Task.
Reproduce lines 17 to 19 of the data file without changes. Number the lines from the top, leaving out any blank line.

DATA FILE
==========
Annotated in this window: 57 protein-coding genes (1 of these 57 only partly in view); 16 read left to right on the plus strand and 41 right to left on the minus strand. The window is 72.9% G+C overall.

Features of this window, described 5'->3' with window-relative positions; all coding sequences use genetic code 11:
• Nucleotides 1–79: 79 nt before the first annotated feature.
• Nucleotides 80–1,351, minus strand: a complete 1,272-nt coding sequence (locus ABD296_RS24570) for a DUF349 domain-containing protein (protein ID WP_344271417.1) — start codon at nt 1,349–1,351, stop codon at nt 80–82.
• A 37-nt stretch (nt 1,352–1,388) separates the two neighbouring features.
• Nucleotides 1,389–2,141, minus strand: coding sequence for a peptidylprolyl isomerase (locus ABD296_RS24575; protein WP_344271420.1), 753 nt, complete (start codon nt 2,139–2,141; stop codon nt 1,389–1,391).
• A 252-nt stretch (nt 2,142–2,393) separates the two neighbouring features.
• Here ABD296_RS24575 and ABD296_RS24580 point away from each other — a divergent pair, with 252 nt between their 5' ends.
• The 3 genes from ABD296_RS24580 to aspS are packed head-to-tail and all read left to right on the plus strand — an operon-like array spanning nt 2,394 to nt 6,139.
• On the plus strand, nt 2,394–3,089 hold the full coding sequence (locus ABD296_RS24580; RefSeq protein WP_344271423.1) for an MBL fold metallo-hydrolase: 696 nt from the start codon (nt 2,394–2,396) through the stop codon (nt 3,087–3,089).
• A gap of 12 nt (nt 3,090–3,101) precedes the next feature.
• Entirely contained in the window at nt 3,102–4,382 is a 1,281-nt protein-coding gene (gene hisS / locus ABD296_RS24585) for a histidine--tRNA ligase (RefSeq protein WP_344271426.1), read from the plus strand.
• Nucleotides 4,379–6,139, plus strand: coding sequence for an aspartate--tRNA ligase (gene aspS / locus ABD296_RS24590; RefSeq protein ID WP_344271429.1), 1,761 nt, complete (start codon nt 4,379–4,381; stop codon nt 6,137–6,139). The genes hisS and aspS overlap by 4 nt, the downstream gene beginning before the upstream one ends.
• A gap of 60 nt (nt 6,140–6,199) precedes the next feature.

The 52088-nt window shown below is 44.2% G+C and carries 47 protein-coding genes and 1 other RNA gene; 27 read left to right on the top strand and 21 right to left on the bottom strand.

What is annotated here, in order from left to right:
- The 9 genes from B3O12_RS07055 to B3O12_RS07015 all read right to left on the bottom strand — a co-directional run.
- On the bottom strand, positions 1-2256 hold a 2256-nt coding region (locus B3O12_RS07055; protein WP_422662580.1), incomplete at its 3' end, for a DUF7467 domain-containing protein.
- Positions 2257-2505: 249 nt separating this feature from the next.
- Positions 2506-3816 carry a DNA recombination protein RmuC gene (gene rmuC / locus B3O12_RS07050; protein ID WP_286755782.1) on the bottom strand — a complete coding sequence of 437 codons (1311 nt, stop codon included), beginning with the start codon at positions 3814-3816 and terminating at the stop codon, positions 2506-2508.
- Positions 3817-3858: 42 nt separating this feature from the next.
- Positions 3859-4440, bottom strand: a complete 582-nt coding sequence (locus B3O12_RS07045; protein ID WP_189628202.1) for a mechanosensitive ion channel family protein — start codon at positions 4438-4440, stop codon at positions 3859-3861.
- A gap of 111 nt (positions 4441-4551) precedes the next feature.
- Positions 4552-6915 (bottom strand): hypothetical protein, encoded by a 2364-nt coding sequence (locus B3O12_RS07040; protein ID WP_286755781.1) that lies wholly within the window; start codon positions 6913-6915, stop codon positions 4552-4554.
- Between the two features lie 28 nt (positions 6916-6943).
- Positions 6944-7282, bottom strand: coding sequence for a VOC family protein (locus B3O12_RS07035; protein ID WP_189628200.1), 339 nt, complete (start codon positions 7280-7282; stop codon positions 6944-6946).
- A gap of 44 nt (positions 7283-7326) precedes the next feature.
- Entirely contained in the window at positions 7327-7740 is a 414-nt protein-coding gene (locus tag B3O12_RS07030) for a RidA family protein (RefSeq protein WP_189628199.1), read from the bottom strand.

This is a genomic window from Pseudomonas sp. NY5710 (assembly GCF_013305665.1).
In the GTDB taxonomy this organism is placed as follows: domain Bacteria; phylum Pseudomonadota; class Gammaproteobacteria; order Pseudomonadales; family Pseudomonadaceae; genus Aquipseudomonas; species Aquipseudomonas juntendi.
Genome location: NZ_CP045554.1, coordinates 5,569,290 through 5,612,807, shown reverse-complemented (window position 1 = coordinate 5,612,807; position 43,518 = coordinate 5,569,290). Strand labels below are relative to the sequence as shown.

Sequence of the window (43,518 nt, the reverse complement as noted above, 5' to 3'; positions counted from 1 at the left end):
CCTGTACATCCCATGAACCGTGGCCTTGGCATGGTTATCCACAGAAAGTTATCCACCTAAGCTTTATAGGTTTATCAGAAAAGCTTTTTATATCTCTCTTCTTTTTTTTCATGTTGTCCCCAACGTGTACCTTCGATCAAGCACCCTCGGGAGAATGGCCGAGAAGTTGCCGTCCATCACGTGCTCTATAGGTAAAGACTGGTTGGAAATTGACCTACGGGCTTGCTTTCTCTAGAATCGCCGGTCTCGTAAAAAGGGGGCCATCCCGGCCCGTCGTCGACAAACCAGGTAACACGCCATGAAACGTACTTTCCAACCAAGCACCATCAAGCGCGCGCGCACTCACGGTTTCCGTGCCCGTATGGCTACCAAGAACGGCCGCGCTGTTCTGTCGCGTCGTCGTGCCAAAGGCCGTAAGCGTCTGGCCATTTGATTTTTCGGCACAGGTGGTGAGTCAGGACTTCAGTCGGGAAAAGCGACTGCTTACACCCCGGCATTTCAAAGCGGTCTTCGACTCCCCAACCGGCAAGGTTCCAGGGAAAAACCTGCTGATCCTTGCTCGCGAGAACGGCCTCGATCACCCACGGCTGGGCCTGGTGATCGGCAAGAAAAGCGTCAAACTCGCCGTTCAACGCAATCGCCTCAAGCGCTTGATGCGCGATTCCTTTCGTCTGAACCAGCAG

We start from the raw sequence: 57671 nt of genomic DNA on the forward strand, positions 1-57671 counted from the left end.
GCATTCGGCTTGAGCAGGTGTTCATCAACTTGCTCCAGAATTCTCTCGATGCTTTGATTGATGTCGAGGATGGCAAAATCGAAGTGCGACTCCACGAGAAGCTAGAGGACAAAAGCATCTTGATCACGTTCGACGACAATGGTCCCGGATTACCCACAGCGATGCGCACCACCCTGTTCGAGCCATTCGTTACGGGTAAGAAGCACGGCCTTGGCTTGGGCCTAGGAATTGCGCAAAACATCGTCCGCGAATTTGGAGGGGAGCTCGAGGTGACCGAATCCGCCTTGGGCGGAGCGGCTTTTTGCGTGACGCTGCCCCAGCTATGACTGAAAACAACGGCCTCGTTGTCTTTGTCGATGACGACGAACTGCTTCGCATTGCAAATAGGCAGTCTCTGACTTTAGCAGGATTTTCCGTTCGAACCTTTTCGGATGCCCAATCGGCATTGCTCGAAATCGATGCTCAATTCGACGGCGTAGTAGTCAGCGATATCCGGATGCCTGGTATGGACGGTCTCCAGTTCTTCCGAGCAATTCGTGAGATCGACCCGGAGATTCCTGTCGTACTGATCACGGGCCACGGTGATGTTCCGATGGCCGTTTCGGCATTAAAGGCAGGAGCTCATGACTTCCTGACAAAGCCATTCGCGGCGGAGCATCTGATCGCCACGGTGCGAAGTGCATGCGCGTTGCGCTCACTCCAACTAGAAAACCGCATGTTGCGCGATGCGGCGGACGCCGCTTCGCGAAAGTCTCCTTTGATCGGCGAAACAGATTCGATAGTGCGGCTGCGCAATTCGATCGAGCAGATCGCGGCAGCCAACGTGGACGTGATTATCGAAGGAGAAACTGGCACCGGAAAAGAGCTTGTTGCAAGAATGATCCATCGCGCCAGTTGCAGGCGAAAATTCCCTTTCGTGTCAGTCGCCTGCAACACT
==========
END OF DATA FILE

- The 9 genes from B3O12_RS07055 to B3O12_RS07015 all read right to left on the bottom strand — a co-directional run.
- On the bottom strand, positions 1-2256 hold a 2256-nt coding region (locus B3O12_RS07055; protein WP_422662580.1), incomplete at its 3' end, for a DUF7467 domain-containing protein.
- Positions 2257-2505: 249 nt separating this feature from the next.